BEAUMONT – On Aug. 8, the Court of Appeals in the Ninth District of Texas at Beaumont affirmed a lower court’s dismissal of wrongful death claims against San Jacinto River Authority (SJRA) following a man’s fatal boating accident on Lake Conroe.
"We conclude that (Robert Jake Taylor) failed to include allegations in his pleadings that would invoke the trial court’s subject matter jurisdiction," Justice Charles Kreger wrote. "Having overruled Taylor’s issue, we hold that his pleadings fail to meet the requirements for a limited waiver of governmental immunity under the (Texas Tort Claims Act) and recreational use statute. We affirm the trial court’s order."
Chief Justice Steve McKeithen and Justice Leanne Johnson concurred.
The ruling states Roy Taylor was riding on a boat on Lake Conroe in late May 2017 that was involved in an accident, causing Roy to suffer injuries that resulted in his passing. Robert Jake Taylor, individually and as the executor of the estate of Roy Lynn Taylor, sued the SJRA in the 284th District Court in Montgomery County seeking damages for injuries and wrongful death.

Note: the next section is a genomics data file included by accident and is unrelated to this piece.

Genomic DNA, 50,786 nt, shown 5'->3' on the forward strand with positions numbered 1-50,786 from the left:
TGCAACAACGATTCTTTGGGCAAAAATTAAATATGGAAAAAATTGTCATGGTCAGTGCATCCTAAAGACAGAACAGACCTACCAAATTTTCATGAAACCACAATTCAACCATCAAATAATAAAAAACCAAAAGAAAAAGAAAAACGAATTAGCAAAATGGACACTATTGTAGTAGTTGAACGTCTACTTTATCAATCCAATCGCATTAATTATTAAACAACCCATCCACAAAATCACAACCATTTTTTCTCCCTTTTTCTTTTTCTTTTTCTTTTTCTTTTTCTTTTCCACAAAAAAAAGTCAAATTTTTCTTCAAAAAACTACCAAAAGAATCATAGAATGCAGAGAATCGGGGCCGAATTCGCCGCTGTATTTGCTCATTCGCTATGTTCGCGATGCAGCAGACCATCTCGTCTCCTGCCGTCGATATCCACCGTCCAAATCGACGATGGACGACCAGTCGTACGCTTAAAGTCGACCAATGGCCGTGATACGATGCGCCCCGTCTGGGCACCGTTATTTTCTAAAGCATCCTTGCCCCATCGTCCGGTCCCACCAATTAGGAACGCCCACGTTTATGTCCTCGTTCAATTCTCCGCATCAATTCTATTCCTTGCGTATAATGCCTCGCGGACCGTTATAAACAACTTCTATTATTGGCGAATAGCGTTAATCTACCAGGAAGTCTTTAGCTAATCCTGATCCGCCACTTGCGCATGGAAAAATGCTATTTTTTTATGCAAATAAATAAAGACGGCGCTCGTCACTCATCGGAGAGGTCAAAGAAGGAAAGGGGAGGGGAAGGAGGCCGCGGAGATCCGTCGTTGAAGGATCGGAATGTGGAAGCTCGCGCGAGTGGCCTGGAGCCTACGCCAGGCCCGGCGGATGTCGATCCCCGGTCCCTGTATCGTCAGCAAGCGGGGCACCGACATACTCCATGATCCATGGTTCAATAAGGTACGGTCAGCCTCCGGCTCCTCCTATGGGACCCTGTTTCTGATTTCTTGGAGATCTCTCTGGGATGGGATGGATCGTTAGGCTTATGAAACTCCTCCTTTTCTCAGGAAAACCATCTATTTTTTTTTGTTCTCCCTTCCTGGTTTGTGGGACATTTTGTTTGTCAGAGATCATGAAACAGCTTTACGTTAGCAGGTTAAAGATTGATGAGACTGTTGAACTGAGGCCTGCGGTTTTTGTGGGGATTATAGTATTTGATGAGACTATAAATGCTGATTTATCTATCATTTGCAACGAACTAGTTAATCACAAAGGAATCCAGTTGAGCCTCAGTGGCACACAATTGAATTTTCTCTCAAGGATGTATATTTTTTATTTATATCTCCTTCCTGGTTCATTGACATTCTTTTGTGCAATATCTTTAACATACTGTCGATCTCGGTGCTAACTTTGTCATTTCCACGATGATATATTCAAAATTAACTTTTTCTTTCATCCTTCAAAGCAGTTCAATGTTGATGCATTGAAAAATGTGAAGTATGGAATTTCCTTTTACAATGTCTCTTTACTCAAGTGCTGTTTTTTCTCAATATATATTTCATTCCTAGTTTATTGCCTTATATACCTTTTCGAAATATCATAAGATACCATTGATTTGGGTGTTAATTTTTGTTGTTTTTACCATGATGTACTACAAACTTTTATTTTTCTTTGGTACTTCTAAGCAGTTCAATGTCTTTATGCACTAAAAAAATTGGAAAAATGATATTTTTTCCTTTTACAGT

SJRA filed a motion to dismiss and plea to the jurisdiction, stating it had governmental immunity and that Taylor didn’t prove the immunity was invalid. The plea was granted and the case was dismissed by the lower court with prejudice, and Taylor filed a motion for a new trial, stating that SJRA’s alleged misconduct was gross negligence. That motion was overruled, and Taylor appealed.
McKeithen pointed out that government entities are protected from lawsuits and courts typically don’t have subject matter jurisdiction in cases against them. The only time the immunity would be invalid is If SJRA acted with gross negligence, which would mean the entity was aware of possible harm.
“A plain reading of Taylor’s first amendment petition does not allege that SJRA was grossly negligent or acted wantonly, willfully, in bad faith or that an extreme degree of risk existed,” he wrote.
The justice added that Robert failed to show that SJRA was aware of any risk but didn’t tell patrons. Considering this, Robert didn’t properly invoke jurisdiction for the court, causing the appeals court to affirm the dismissal.